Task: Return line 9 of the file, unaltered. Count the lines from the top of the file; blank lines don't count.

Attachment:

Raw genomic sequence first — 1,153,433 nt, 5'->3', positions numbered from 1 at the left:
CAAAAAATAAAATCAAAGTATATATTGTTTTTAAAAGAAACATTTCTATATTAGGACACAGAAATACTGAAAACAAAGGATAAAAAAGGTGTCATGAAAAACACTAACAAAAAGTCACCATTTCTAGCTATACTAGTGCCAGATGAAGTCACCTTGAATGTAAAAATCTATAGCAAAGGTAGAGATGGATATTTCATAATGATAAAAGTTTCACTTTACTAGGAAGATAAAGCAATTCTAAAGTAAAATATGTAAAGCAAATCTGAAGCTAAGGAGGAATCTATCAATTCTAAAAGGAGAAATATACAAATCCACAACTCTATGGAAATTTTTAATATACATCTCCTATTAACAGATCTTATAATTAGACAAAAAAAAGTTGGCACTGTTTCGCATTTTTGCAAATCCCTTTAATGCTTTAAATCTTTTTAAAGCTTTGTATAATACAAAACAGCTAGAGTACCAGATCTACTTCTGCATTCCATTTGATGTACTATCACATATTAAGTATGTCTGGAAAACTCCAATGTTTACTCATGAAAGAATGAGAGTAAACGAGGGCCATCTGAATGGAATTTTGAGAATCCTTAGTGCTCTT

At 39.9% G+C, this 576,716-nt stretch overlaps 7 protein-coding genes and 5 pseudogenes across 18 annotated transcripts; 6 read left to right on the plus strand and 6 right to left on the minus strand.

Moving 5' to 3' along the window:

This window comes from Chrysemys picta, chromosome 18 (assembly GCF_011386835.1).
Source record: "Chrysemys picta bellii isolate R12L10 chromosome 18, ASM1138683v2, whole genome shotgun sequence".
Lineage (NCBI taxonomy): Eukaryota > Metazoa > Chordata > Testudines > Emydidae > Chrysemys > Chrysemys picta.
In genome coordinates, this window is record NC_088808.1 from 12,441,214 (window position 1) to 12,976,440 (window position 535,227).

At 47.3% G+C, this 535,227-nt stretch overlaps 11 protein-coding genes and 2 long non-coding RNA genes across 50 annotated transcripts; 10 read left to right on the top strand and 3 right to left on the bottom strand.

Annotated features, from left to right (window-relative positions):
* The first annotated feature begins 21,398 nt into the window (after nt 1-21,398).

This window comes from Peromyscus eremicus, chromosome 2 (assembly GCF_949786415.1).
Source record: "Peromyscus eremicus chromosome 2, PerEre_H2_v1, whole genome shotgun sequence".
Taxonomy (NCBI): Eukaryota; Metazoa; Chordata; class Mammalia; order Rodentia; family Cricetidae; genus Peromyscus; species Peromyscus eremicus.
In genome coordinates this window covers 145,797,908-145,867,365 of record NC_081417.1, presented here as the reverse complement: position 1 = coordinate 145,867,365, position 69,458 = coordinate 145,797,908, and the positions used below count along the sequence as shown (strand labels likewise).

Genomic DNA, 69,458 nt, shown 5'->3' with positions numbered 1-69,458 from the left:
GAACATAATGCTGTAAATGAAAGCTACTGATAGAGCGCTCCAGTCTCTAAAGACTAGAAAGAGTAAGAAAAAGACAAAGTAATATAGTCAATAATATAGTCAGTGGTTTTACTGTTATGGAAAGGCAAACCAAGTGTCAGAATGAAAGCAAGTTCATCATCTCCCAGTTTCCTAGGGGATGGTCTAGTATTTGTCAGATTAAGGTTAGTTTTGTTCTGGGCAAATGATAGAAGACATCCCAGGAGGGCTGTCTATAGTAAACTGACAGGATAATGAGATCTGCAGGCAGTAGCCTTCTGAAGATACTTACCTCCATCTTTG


At 47.3% G+C, this 535,227-nt stretch overlaps 11 protein-coding genes and 2 long non-coding RNA genes across 50 annotated transcripts; 10 read left to right on the top strand and 3 right to left on the bottom strand.